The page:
At first glance, Carol McKinley appears to be just like any other fitness instructor. At the Hardin County Family YMCA in Kenton, Ohio, where she teaches yoga, Pilates and strength-training classes, the 61-year-old constantly inspires students with her contagious energy and vivacious spirit. Meeting her, you would never suspect that she is overcoming the odds, having been born with a disability.
Carol, who also works as a second grade teacher, has cerebral palsy (CP), a neurological disorder that affects muscle movement and balance. Symptoms of CP occur during infancy or early childhood and commonly include stiff muscles, uncontrollable movements, poor balance and coordination, or a combination of the three.
Thankfully, Carol was born with a relatively mild form of CP. “I was lucky. Only my left leg was affected,” says Carol, who had minor surgery performed on her left leg when she was 6 years old to correct her muscular alignment. Aside from a slight limp on her left side, Carol is able to lead a rich and active life, pursuing her passion for fitness as a part-time fitness instructor.
“I can’t run as fast or jump as high as everyone else,” Carol says. “But other than that, I can function just as well” as able-bodied persons.
That Carol has transcended her physical challenges to become a fitness instructor is only one small part of her incredible story. Indeed, throughout her entire life, Carol has been overcoming the odds. Take, for example, the fact that Carol doggedly scraped together enough money to attend college, against the wishes of her conservative-minded stepfather.
“My stepdad didn’t believe that women should go to college. He was of the mindset that women should stay at home and take care of the family,” Carol recalls. “If anything, that made me want to go even more.”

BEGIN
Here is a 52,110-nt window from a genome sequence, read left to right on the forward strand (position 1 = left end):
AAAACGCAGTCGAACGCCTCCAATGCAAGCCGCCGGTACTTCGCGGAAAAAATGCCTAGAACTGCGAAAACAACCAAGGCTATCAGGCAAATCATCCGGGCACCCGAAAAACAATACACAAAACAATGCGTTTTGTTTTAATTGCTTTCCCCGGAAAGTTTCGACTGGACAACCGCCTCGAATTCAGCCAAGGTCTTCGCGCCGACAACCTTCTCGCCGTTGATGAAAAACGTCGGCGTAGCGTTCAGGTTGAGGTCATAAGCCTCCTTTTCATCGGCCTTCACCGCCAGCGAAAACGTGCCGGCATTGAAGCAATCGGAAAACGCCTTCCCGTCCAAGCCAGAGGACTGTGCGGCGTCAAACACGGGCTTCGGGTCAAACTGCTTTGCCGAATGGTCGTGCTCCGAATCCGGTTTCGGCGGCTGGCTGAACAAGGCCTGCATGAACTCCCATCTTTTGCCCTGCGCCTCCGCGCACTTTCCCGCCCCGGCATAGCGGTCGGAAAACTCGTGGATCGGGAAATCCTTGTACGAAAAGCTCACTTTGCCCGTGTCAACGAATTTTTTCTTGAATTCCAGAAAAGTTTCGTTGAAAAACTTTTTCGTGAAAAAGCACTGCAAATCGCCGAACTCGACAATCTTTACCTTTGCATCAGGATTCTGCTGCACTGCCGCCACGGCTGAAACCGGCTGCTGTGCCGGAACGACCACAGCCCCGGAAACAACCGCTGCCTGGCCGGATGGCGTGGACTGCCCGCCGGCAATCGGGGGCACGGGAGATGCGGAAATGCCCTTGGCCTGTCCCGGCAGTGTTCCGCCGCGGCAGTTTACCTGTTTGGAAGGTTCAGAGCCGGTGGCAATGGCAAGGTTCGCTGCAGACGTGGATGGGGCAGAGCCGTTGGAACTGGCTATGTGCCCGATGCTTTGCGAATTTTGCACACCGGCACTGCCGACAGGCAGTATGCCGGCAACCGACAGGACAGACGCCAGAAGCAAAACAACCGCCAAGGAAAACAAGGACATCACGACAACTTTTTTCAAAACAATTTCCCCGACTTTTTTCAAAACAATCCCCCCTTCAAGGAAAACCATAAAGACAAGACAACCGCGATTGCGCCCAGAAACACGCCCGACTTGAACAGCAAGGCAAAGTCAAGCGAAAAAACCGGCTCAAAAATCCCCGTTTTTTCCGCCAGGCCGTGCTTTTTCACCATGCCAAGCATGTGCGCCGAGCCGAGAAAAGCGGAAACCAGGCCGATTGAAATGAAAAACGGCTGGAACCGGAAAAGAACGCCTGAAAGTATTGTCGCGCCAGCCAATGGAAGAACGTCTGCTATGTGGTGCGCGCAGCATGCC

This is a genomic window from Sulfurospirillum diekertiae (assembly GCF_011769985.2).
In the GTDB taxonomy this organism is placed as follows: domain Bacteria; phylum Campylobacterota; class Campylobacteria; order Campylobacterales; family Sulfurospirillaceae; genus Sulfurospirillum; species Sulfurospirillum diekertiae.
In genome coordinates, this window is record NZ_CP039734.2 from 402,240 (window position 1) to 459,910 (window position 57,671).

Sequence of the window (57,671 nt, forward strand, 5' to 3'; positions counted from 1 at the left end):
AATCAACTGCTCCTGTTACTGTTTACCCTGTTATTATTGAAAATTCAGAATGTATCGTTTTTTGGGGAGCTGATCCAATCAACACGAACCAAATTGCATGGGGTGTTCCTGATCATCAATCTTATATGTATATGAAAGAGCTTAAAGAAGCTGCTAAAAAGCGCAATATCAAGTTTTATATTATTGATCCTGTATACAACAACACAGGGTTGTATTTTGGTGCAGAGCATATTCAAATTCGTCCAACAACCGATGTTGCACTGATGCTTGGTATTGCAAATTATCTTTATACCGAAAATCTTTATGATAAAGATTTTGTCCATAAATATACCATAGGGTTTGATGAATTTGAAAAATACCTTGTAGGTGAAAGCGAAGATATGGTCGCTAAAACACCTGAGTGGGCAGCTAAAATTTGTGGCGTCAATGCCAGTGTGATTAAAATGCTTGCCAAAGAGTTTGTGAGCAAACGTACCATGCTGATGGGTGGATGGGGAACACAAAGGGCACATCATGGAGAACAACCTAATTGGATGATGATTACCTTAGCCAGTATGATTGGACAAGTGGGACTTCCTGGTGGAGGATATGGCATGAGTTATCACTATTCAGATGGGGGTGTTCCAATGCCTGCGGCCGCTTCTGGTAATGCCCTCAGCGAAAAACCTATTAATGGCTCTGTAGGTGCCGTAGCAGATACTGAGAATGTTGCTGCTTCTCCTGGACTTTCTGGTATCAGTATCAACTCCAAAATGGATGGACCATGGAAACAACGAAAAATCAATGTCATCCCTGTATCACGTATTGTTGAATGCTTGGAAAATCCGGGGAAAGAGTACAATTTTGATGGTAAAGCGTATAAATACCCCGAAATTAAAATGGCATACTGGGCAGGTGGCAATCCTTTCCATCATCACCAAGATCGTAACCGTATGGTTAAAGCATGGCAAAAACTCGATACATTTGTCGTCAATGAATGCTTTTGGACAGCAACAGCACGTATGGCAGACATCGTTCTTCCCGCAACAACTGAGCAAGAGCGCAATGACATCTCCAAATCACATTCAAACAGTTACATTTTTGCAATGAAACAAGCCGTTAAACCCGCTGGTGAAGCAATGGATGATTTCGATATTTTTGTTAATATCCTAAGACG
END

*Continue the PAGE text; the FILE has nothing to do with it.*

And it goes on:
Determined to prove her stepfather wrong and assert her independence, Carol worked for a year out of high school and saved money. The next year, in 1970, she was accepted at Ohio State University and paid her own way the entire four years. Carol believes her academic achievements inspired her younger siblings to follow suit. “I paved the way for my other brothers and sisters after me,” she says. “My sisters weren’t planning on applying to college, but seeing me do it changed their mind.”
After college, Carol taught children with learning disabilities for 14 years. At a time when special education was still an emerging field, she was drawn to the profession in part because she could identify with the plight of children who were labeled “different.” Carol was one of the pioneers of the Reading Recovery program—a specialized tutoring strategy designed for low-achieving first graders.
“Seeing the kids gradually improve is a gift in itself,” Carol says. “One of my students went on to become a kindergarten teacher!”
With 39 years of teaching experience under her belt, Carol, now a second grade teacher at Espy Elementary, is a venerated figure in the Kenton School District who has instilled a passion for literature in countless generations of young readers. Whether she is teaching a classroom of children how to read or leading a fitness class through a series of yoga poses, Carol McKinley’s message remains the same: Believe in yourself.
“I enjoy encouraging other people,” says Carol. “I like seeing people improve and get more confident in their abilities.”
As a fitness instructor, she hopes to communicate the idea that anybody—regardless of age or ability—can get out there and exercise. “Nobody’s perfect,” she says. “I struggle a lot with my balance on my left side. But this doesn’t hold me back.”
After her daughter Lauren, 27, completed an Iron Man competition in 2010, Carol added a new goal to her list: complete a 5K. “I’m trying to incorporate more cardio into my routine to prepare,” she says. “I figured if Lauren could run 26.2 miles, surely I could run 3!”
Knowing Carol’s tenacious nature, there is no doubt that she will accomplish this goal.blog comments powered by Disqus